Do People "Relic" Drum Kits?

Jeremy Crockett

Active member
Good morning!

I fully realize that this is a contentious topic on guitar message boards and it is not my intent to start a poop-slinging thread regarding the guitar issue. But, so far, I have not found this Relic-ing business to be a "thing" with drum kits, at least from my extremely limited experience. Indeed, even searching the interwebs produces no useful results.

So, my question (as stated in the title): Have you seen or do you know of any artificially aged drum kits?

To be clear; I am not talking about the natural wear and tear that happens over the years, I am referring to damaging the finish intentionally.

Cheers!
 

someguy01

Well-known member
There are some companies that artificially patina brass for snares but beyond that, no. Most of us like our kits to clean and pristine, not looking like Willie's guitar on a bad day.
 

cbphoto

Gold Member
A&F Drum Co. makes rustic kits.

Ankh_Kit_480x480.jpg


 

Jeremy Bender

Platinum Member
Sheesh aren't there still enough barn/attic finds and pawn shop scarred-up drums around without having to take new kits and giving them the K. Moon treatment?

Some folks have tried burying fresh cymbals in dirt attempting to give them and aged sound quality.
 
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PorkPieGuy

Platinum Member
I know Pork Pie does their patina snare, and they've done things to hardware to make it look old as well.

I'm sort of glad that this trend never really got popular with drums.
 

Hollywood Jim

Platinum Member
What I did is sort of along the lines of relic drums. My Dad brought a new 1963 Slingerland set for me. I have had them and been playing them for 58 years. About 5 years ago they were in dire need of a new wrap. After I removed the wrap I began thinking maybe these drums should show the mileage I have on them. And I like the raw wood look. And, most importantly, these drums will never leave my possession. So I added a few scratches and some black highlights.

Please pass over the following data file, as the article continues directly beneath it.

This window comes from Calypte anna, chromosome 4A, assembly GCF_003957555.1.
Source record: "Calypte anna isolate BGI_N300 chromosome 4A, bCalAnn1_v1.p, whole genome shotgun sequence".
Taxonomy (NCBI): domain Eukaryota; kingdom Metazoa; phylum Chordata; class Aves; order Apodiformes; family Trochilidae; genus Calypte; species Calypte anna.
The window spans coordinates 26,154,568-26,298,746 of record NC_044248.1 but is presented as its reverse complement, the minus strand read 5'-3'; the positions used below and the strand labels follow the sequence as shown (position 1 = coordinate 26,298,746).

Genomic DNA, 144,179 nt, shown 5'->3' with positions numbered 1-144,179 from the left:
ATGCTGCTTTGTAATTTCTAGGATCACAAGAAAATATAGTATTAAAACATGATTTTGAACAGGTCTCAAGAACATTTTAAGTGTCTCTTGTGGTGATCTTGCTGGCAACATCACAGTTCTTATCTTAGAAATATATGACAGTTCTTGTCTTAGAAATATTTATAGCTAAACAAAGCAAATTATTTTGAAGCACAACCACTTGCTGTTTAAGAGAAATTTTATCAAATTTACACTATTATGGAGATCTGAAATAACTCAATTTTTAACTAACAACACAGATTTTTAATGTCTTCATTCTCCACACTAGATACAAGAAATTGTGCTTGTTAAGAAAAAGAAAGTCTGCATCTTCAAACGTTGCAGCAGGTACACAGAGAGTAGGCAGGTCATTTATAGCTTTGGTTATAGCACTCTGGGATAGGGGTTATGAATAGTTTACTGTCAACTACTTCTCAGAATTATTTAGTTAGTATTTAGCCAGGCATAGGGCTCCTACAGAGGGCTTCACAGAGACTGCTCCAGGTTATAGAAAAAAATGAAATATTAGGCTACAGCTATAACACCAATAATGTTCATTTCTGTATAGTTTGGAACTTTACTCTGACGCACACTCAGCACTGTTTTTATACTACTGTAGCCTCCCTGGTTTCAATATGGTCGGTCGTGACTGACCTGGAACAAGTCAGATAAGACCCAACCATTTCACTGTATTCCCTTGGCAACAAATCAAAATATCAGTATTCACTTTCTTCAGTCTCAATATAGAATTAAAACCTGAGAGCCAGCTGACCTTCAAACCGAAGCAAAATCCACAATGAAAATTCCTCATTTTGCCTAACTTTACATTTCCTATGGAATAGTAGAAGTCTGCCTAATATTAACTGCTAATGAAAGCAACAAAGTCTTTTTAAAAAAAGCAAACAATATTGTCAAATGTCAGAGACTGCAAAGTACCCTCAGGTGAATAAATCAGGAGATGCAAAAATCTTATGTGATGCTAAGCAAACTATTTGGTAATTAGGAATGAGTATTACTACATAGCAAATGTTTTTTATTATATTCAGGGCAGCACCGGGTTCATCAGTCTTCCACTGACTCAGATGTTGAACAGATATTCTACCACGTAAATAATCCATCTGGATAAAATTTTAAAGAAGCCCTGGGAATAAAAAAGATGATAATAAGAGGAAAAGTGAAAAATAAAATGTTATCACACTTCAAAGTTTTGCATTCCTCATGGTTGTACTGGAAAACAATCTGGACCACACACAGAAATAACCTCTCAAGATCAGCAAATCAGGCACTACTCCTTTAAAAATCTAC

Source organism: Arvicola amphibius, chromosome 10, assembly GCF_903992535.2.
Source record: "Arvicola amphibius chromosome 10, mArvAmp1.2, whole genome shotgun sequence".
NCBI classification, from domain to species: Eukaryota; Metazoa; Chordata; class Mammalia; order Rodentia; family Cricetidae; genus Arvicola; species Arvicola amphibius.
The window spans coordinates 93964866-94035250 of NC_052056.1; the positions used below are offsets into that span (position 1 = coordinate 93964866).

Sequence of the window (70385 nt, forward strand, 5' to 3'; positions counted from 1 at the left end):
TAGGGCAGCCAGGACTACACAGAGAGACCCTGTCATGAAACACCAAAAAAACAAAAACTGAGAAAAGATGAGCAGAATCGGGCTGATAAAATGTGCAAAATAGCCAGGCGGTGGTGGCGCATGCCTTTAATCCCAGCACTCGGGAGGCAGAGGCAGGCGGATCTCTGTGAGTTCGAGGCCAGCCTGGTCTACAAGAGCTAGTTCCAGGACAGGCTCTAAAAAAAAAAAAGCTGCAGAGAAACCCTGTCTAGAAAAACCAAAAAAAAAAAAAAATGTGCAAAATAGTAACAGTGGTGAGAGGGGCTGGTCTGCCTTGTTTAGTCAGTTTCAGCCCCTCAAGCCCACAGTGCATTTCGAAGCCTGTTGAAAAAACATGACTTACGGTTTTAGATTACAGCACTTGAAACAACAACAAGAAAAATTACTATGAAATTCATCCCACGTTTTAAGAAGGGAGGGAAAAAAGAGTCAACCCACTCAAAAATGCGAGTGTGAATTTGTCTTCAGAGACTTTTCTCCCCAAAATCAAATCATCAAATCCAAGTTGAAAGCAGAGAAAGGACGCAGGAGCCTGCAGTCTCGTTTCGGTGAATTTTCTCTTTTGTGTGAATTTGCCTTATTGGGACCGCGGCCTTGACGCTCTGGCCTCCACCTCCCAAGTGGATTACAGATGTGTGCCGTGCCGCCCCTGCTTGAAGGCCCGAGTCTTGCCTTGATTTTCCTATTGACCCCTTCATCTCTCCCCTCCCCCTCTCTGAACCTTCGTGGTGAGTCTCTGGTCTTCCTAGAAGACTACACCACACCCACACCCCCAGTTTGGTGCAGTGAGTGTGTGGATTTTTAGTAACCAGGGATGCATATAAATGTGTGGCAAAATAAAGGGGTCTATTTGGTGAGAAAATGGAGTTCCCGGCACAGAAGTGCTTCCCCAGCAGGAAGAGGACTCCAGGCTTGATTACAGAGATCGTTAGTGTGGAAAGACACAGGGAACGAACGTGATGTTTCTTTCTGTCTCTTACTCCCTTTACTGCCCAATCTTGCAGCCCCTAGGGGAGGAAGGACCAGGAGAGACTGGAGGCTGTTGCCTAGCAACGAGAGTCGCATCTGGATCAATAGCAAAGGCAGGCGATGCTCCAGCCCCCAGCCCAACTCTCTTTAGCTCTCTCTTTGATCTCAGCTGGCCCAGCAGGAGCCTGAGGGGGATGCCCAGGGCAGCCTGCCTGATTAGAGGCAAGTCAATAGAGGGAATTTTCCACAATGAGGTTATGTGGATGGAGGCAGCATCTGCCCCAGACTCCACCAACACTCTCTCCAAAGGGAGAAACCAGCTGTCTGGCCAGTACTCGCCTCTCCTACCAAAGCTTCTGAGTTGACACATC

IMG_0756b.jpg

Then I acquired a few more different sized pieces to form a full shell pack. Weathering those new pieces to match.

IMG_0895b.jpg


I also weathered the snare drum. I use these drums frequently for blues and jazz gigs.

IMG_1533b.jpg
 

Thin Shell

Well-known member
A&F Drum Co. makes rustic kits.

Ankh_Kit_480x480.jpg


A&F Drum: Proof that people will pay top dollar for anything just because a company says its products are a Luxury item, Top Shelf, Exclusive, Premium, etc, etc...
 

CommanderRoss

Silver Member
You can sort of see it here, but when I built this kit, I purposely made it "rough" looking. Heavy wood grain, rope handle & unfinished hardware. As if it's seen some road use.
Might not fit the vintage idea suggested here, but it felt that way to me.
Cut down kit 2.jpeg
 

Justinhub2003

Well-known member
A&F Drum: Proof that people will pay top dollar for anything just because a company says its products are a Luxury item, Top Shelf, Exclusive, Premium, etc, etc...


I thought I was a fan of A&F.. But their Quality sucks. I paid 1250 bucks for a Chandler Blue Snare, that had a chip in the bearing edge.. The Shells are so radically sharp and thin that its hard to see it lasting a long time even if it didn't ship defective.

Then my A&F raw brass snare shipped with 5 claws that were welded extremely poor and were breaking at the bend.